If you have only dreamed about the beauty of building with timbers, this book will open your eyes. It will convince you that this method is not only practical today for homes and other buildings, but often is less expensive than "stick building." Timber frame builder Jack Sobon and writer Roger Schroeder offer a book for builders as well as those wishing to have the work done for them. Here is practical how-to for both beginners and experienced carpenters who want to try this method. It offers: The basics of timber framing. How to design for strength and beauty. How to combine modern tools and time-tested methods. A starter project: How to build a 12 x 16 garden tool shed. Dozens of illustrations and photos that make it all easy to understand. "A sprightly manual on post-and-beam building techniques, well-illustrated with sketches and photos.". — Book Description from Amazon
Timber Frame Construction Books
Although construction materials and techniques may have evolved with the introduction of modern technologies, the simplistic elegance and engineering genius of timber frame home building is a craft that has been passed down for many centuries. Following is a list of books that showcase the time-honored techniques of timber framing and joinery past and present.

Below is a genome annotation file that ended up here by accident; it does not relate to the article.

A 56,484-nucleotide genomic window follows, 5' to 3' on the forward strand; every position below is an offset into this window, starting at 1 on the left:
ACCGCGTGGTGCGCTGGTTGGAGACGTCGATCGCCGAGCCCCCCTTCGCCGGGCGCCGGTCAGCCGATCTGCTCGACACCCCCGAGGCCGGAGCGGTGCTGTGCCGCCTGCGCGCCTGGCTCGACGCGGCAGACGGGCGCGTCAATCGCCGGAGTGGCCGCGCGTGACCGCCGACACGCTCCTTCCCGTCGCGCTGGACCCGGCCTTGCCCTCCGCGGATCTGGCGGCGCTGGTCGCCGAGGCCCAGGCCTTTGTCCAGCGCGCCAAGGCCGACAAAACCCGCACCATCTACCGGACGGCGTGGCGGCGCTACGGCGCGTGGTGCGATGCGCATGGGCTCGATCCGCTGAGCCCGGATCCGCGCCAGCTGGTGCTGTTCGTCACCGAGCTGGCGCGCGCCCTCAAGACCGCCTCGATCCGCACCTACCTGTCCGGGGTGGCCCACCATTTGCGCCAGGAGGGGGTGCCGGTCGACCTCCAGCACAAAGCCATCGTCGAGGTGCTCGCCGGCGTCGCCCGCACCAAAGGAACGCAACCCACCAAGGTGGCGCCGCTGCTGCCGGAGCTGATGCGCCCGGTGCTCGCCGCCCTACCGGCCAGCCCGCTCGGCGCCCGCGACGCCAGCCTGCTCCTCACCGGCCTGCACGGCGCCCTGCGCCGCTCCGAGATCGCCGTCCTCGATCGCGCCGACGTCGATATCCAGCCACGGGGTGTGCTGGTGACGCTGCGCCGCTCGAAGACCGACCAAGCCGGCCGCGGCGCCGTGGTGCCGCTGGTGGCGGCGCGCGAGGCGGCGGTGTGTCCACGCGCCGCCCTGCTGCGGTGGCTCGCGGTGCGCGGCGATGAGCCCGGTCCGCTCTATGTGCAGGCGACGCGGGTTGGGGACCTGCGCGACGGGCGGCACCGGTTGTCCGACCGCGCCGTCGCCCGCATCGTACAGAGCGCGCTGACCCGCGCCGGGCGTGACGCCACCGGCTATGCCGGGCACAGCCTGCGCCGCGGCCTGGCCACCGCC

Among owner-builders, the traditional timber frame has been held as a pinnacle of achievement--for its rich history, unsurpassed beauty, and the sense of accomplishment it can offer. As founder and director of Fox Maple School of Traditional Building, Steve Chappell--author of A TIMBER FRAMER'S WORKSHOP--is in a unique position to share the knowledge he's acquired over the past 30 years. The title page says this book has been a work in progress for 15 years. The detail offered in illustrations and explanations supports that completely. Design and engineering make up a good part of this book but it also includes an essential introduction, a section on tools, wood characteristics, and joint details, among many other subjects. The point is, Chappell's 256-page book should not be overlooked if you are serious about timber framing. — From Back Home Magazine, Sept/Oct 1999